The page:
A victim of sexual assault in Houston filed a lawsuit against the city claiming her assailant could have been identified and nabbed for prior assaults if not for police’s and other city officials’ failure to process a back log of more than 6,000 untested rape kits.
The suit brought by DeJenay Beckwith also alleges officials fail to consider the seriousness of sexual assaults against women and children, and thus do not make processing rape kits a high enough priority. The suit claims police and city officials violated her personal privacy, confiscated her property, and violated her rights to due process.
Court documents show Beckwith met her assailant in April 2011. The assailant offered to fix Beckwith’s car, then Beckwith invited him inside. Beckwith stated the assailant pushed her to the floor, struck her, and raped her before fleeing in his vehicle.
Beckwith underwent an examination at Memorial Hermann Southwest Hospital, where they administered a rape kit. The rape kit was submitted to the crime lab along with the police report on her assault. According to her lawsuit, the rape kit was not tested until 2016, five years after her assault.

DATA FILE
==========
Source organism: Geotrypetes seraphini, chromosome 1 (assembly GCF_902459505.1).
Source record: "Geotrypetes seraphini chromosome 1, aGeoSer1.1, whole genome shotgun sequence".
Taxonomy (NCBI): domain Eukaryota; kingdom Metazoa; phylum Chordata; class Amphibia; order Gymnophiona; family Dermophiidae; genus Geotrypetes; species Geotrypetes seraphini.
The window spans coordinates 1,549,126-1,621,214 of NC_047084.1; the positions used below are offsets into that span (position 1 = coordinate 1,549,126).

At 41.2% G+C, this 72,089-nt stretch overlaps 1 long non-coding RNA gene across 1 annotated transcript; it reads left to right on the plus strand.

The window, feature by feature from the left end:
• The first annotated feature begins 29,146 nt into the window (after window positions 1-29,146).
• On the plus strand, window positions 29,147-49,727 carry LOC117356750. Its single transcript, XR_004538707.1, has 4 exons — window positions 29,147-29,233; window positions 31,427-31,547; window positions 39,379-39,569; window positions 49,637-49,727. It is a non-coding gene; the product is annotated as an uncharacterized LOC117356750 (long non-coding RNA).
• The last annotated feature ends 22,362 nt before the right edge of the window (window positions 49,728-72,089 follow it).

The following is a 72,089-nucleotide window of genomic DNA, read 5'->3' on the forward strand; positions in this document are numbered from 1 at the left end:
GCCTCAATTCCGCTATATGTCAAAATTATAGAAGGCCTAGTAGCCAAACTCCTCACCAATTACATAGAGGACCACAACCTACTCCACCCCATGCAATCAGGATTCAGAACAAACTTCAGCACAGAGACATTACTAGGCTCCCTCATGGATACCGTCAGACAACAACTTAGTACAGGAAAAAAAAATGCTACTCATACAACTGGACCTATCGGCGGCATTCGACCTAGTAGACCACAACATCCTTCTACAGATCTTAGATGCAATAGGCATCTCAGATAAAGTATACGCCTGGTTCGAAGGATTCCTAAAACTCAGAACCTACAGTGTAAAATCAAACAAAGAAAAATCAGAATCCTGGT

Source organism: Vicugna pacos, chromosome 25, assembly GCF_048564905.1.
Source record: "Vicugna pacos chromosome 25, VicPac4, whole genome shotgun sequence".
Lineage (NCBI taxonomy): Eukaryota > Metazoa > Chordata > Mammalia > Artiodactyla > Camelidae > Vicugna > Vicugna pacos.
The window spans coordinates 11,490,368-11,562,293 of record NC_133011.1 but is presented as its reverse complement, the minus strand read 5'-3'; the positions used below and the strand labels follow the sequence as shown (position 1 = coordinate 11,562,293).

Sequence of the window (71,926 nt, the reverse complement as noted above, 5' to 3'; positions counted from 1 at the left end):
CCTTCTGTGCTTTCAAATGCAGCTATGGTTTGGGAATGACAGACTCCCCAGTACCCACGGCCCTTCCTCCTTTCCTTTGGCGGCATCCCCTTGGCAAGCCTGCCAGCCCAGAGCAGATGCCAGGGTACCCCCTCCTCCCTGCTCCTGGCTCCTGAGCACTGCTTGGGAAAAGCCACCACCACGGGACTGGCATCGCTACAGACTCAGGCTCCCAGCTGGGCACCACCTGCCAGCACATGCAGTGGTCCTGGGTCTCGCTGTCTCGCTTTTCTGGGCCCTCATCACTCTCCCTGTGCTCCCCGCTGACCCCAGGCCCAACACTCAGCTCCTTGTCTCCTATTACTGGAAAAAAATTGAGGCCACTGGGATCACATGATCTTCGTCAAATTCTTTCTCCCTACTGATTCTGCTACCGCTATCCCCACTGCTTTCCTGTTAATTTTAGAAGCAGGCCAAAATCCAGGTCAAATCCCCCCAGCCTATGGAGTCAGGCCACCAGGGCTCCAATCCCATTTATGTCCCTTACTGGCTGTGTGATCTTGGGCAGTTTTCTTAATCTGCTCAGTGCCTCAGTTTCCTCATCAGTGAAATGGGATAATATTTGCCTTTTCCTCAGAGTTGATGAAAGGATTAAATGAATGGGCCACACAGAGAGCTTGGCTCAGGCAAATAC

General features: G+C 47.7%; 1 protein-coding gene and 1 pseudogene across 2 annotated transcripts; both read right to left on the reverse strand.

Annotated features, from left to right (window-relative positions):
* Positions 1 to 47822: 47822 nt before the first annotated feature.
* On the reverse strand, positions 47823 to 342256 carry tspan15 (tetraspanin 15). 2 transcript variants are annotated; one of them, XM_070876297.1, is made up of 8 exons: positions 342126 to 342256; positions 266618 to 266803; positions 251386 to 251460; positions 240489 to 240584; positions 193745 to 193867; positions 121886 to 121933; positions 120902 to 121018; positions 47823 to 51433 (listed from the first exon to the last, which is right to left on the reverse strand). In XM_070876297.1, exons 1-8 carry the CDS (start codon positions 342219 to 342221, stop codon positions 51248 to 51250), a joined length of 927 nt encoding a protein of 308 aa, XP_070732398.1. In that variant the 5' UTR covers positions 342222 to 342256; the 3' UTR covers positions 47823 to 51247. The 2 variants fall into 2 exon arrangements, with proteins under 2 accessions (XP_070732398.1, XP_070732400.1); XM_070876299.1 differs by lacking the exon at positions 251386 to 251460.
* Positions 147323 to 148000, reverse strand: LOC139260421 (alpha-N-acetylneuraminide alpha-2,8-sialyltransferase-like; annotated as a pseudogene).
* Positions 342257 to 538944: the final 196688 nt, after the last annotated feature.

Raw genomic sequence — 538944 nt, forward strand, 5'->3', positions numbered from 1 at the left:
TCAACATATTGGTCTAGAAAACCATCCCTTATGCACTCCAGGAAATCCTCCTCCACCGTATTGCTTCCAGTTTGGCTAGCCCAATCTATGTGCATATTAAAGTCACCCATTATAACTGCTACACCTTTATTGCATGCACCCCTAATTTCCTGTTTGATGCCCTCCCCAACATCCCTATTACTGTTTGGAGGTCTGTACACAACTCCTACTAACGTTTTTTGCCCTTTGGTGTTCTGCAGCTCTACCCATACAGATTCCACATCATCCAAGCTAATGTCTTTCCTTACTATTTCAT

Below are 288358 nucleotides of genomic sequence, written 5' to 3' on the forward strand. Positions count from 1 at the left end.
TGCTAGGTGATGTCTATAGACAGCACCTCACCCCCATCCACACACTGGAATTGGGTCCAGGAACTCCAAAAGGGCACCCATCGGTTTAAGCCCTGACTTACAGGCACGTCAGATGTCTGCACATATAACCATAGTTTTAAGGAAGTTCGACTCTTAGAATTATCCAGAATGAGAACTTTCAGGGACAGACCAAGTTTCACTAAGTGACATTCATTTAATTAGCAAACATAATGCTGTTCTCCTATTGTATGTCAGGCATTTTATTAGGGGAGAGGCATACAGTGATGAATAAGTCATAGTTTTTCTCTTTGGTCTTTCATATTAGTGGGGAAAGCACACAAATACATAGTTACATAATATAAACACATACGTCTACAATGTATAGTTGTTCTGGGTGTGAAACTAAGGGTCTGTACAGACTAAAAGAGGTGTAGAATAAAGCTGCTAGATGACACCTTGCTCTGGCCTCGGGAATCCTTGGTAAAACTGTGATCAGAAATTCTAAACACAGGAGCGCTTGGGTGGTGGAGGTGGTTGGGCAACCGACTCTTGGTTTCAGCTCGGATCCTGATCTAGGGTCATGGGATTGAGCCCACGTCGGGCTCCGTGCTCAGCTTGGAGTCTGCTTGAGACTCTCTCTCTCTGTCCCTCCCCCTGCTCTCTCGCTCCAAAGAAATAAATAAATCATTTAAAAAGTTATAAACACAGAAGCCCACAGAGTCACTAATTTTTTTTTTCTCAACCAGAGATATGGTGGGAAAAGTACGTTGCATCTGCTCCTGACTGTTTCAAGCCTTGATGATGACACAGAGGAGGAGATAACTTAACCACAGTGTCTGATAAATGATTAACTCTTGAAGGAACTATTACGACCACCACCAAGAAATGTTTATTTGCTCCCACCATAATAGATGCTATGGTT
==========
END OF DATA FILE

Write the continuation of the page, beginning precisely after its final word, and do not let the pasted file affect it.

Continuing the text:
The DNA evidence from the rape kit revealed her assailant to be David Lee Cooper, who had prior convictions for burglary, theft, attempted kidnapping, and DWI. Cooper was also charged with rape twice, but was not convicted in either case.
The DNA test revealed Cooper’s DNA was in the federal Combined DNA Index System (CODIS) since 1991.
Beckwith and her attorneys are seeking class-action status for their suit. If a judge grants the class-action status, then the Beckwith suit opens up the case for other sexual assault victims to pursue cases against the city.
Beckwith’s lead attorney, Randall Kallinen, told the Houston Chronicle, “To not test the rape kits of a serial rapist who also raped children is beyond unconscionable. It didn’t take them long once they knew who he was.”